November 6th, 2019 – 406

I had a think on the mythical question I posed yesterday, and on doing some reading around I’ve started to refine. I still don’t think I have ‘it’ yet, but I’m much closer than I was, and I’m going to do much the same today to get closer. I’ve got a busy work day but a lot of the tasks don’t need my full brainpower, so this is a topic I’ll ponder in some detail. 

Based on my research, I’ve identified six key factors in three sets of pairs. The pairs are ‘character’s goal’, ‘obstacle’, and ‘outcome’. You can almost imagine it like a strange machine. The goal goes in on a tray, comes up against the obstacles inside, then emerges as something else. That latter ‘else’ is close to certain to be different from the initial goal because obstacles do that. Nothing I’ve written above is news at all to me. When you face any obstacle to what you “want”, the outcome is always skewered a bit. 

So what is in each of these three pairs? Well one is the “expected” item, or the one that as a reader based on the information we have we assume is true. The other is the “actual” item. So this is easiest for the outcome, as the “actual outcome” vs “expected outcome” has a name. This is a literal “twist”. We expected this to end up at A, it ends up at B instead. This is one of my stronger areas, as I try to be sparing with these and make them count.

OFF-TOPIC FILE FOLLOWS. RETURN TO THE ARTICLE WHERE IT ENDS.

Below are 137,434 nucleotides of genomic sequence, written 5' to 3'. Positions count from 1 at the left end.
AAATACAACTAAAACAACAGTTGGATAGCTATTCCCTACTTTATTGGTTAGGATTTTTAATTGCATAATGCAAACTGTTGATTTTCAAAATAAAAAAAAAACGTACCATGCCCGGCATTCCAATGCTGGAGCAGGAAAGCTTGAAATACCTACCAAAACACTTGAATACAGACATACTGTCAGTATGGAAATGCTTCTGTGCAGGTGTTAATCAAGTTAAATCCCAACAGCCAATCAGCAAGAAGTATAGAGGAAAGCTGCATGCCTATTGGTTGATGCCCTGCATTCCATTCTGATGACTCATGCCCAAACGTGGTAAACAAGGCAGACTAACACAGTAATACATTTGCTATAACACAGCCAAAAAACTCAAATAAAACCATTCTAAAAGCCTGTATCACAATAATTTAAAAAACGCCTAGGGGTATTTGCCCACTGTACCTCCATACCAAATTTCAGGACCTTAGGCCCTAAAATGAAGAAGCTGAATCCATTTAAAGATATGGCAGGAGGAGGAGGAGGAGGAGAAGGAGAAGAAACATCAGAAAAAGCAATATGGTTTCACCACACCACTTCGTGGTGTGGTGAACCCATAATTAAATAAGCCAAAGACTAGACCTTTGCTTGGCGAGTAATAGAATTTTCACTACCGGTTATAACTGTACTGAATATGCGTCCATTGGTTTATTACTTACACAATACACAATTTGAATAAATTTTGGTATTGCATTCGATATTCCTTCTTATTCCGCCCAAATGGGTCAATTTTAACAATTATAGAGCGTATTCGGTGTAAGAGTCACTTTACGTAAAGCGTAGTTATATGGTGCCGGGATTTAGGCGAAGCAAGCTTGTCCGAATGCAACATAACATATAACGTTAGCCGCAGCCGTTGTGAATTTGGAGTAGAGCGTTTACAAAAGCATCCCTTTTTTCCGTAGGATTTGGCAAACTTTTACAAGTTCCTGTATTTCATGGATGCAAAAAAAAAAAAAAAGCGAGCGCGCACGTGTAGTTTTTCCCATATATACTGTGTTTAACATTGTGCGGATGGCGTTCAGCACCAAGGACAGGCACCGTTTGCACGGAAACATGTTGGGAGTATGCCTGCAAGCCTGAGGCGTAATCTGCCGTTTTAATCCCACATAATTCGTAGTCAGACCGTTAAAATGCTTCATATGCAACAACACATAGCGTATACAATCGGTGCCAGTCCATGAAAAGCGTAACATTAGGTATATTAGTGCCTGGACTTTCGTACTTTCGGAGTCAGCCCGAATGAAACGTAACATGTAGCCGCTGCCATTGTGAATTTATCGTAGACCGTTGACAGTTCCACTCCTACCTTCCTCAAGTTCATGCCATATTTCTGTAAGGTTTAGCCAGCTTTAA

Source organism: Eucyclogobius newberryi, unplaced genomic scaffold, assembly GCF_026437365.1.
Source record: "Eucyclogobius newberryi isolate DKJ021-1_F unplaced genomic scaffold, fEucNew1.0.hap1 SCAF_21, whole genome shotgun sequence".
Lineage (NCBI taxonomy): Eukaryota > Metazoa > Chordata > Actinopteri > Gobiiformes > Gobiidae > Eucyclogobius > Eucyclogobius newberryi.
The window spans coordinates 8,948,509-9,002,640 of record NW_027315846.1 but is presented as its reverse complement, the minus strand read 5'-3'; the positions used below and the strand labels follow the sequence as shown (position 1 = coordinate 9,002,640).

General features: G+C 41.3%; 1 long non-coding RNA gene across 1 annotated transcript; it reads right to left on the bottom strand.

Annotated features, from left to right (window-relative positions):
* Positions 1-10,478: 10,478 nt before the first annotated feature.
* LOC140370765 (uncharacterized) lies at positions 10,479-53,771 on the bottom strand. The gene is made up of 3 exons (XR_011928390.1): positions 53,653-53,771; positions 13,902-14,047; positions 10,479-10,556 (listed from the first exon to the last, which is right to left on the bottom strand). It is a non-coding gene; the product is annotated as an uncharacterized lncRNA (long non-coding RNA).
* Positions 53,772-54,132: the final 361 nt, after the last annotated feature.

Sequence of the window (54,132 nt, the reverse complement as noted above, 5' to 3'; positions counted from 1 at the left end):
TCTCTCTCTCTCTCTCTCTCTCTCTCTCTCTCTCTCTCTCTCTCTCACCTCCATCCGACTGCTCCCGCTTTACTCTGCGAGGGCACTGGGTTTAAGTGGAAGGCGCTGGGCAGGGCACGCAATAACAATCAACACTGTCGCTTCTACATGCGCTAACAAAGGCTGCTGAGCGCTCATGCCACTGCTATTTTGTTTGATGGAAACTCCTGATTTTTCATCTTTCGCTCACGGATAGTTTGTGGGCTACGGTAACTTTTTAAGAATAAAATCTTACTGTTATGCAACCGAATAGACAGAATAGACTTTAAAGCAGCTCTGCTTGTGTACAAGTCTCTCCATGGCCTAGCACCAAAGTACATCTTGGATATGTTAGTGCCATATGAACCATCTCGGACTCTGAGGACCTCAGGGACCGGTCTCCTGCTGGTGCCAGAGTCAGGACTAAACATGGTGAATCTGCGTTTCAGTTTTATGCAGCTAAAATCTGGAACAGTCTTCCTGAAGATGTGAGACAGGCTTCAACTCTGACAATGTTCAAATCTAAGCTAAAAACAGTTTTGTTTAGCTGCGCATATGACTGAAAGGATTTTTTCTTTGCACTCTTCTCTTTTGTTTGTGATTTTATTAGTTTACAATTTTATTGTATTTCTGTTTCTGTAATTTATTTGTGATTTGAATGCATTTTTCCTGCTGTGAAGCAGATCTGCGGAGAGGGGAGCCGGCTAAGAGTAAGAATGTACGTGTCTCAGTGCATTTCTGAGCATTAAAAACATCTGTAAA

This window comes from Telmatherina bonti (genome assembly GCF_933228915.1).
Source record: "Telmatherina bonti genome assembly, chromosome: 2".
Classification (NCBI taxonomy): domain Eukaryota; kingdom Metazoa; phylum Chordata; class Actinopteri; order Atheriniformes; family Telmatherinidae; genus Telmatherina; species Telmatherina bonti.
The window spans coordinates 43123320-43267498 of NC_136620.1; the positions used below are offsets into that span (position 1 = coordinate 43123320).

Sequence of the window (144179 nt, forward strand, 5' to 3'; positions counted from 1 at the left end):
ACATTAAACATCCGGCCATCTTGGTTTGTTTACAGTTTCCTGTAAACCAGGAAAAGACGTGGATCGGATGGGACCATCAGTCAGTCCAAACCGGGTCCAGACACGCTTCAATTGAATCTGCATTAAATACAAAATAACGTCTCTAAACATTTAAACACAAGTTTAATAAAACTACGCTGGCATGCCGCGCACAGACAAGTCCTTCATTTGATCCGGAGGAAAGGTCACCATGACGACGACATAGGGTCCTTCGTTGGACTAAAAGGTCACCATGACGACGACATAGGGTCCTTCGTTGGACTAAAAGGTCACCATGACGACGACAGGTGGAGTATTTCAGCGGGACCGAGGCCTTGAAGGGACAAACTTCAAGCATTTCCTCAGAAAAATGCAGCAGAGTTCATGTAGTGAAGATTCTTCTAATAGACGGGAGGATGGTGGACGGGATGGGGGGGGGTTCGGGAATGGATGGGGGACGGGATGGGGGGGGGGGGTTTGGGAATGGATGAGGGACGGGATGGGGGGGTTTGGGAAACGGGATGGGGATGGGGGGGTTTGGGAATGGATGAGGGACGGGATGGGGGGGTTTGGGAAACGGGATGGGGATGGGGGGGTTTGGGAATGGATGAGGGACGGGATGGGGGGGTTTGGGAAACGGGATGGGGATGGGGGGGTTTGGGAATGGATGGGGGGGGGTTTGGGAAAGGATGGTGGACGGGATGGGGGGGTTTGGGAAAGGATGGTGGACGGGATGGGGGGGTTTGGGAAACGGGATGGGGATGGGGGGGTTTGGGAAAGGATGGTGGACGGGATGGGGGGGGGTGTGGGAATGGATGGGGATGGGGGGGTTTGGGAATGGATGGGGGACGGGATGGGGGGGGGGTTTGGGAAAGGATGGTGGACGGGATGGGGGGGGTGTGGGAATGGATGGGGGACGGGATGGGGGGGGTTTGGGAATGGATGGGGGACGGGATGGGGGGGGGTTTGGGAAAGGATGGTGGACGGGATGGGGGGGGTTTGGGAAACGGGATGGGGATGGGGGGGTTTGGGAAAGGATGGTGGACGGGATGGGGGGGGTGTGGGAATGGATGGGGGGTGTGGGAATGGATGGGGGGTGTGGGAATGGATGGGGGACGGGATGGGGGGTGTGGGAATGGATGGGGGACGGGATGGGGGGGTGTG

But what of the expected obstacle vs the actual obstacle? This is where a character is either braced for a barrier or with us expecting one, and a different one appears. Say, a character rocks up for a battle to pass a foe, and the foe won’t let them through, but refuses the battle. Instead the hero has to negotiate passage. This ends up with a twist ending to the section, but even further from the expected outcome. I do use these, but I could try to work this kind of twist in more.

The third is the trickiest one. We ‘think’ we know what motivates the character in the scene. Their interaction with the obstacle or how the react to the outcome though show us we have it all wrong. I should stress I don’t mean an “AHA, I WAS THE BADDIE ALL THE TIME” moment, one to use like vanilla extract. By that I mean a single drop can be so sweet, but it gets sickly once you use even a tiny bit too much of it. But people are complex. Was the character motivated by love? Turns out, no, our delusion came from a protaginst who wanted that, told us it was true, and now faces actual truth.

So what I’ve distilled from that is a proto question.

“Where in the goal, obstacle or outcome is my assumption wrong?”

This is good, because this allows me to insert more subtle twists along the way. But we are not done, because as useful as this is, twists do not equal conflict. Twists are the result of conflict resolution, and the can cause conflict. They themselves are not conflicts though. I think it would be fair to call them “symptoms” though. We can use the above question to find our twists, and then we can use those to find our conflicts. This does raise further questions: should every conflict have a twist? Which of the three twist types I’ve identified should I use more/less often? Am I talking out of where the sun doesn’t shine?

On that last point, right now I can say yes, 100%. But we’re getting closer, or seem to be anyway. I may make myself a worksheet on the above to figure out G(oal), Ob(stacle), Ou(tcome) or the like to pick this apart. That feels like a weekend job to me, though “weekends” aren’t what they were a week ago. I’m glad at least I have today’s chapter and the six after of VOL good to go so that I don’t have that to worry about too. You know, until this new model I’m talking about means I have to make radical edits to the whole thing. And TUS. That’s a sobering thought. But gotta do what you gotta do I guess. Yaaaaaaay…